Cary’s Thoughts: Arguably the best baseball movie ever made, The Church of Baseball is a study of how movies get made – and sometimes, almost not made. Shelton takes the reader back to his days as a professional ballplayer and how he turned that experience into his movie.
From the award-winning screenwriter and director of cult classic Bull Durham, the extremely entertaining behind-the-scenes story of the making of the film, and an insightful primer on the art and business of moviemaking.
Bull Durham, the breakthrough 1988 film about a minor league baseball team, is widely revered as the best sports movie of all time. But back in 1987, Ron Shelton was a first-time director and no one was willing to finance a movie about baseball–especially a story set in the minors. The jury was still out on Kevin Costner’s leading-man potential, while Susan Sarandon was already a has-been. There were doubts. But something miraculous happened, and The Church of Baseball attempts to capture why.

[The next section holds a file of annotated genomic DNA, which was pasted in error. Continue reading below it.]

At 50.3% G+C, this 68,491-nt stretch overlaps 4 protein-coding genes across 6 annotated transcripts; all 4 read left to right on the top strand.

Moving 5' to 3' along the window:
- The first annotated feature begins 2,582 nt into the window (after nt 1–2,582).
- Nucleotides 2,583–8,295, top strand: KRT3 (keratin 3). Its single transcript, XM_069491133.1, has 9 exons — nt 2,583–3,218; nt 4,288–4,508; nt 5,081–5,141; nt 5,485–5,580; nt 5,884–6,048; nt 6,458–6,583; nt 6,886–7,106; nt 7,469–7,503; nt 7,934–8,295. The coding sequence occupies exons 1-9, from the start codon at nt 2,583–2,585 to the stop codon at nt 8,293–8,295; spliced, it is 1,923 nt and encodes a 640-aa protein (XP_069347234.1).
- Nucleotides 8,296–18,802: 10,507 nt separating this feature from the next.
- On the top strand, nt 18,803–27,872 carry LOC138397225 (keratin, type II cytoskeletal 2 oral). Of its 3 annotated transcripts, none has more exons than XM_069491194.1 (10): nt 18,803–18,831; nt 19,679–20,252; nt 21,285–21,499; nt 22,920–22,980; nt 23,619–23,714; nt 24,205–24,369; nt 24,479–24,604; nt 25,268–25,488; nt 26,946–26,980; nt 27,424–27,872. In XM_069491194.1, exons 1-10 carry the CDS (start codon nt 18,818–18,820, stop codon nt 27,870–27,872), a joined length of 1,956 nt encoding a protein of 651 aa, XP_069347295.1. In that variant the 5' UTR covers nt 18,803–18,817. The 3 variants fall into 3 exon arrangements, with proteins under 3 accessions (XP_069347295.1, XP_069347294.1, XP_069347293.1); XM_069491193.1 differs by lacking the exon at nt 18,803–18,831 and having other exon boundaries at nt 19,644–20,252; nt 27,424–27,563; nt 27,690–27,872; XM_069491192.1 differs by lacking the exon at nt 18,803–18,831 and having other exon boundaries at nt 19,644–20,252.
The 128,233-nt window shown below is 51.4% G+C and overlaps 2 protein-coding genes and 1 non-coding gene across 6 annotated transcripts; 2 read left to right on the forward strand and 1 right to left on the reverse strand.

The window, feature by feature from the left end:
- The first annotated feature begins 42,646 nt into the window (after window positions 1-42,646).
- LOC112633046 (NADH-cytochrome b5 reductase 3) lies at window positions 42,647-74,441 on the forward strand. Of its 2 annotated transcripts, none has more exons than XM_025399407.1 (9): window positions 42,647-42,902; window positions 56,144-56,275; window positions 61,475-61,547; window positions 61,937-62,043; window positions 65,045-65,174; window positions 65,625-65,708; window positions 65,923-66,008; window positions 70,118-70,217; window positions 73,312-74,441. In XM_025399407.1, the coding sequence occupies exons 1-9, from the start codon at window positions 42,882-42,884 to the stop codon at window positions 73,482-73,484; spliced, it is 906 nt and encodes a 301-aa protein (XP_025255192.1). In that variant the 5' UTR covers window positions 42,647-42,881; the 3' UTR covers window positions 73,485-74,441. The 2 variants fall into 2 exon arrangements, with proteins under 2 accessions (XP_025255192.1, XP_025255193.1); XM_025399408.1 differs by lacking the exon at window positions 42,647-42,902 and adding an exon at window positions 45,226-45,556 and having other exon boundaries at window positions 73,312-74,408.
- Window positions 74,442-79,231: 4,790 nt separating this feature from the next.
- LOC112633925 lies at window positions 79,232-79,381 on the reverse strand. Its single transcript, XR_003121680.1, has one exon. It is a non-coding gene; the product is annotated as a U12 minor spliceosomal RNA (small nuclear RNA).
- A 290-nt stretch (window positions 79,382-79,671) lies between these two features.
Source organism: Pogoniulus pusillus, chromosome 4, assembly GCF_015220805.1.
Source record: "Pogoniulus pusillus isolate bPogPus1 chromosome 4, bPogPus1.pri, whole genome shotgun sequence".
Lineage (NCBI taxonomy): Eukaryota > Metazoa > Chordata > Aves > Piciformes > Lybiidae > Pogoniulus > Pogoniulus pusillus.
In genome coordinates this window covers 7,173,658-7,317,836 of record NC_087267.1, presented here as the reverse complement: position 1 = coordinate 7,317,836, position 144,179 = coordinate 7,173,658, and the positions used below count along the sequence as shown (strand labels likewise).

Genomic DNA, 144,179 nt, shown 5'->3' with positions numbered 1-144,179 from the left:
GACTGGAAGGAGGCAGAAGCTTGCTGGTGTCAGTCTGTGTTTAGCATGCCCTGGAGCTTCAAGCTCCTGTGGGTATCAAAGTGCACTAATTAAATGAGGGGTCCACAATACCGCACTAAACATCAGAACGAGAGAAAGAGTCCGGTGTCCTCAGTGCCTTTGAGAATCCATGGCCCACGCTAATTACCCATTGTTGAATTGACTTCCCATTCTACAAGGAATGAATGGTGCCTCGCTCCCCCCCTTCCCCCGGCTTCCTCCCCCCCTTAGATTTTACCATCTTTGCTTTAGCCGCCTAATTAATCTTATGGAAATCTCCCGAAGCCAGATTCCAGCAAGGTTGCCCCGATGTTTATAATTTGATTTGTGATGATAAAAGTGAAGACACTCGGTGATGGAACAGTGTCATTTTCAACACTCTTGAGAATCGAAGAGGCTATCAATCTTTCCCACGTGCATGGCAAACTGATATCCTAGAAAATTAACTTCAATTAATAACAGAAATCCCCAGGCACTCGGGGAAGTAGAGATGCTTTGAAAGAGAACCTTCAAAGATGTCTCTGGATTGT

From organizing a baseball camp for the actors and rewriting key scenes while on set, to dealing with a short production schedule and overcoming the challenge of filming the sport, Shelton brings to life the making of this beloved American movie. Shelton explains the rarely revealed ins and outs of moviemaking, from a film’s inception and financing, screenwriting, casting, the nuts and bolts of directing, the postproduction process, and even through its release. But this is also a book about baseball and its singular romance in the world of sports. Shelton spent six years in the minor leagues before making this film, and his experiences resonate throughout this book.
Full of wry humor and insight, The Church of Baseball tells the remarkable story behind an iconic film.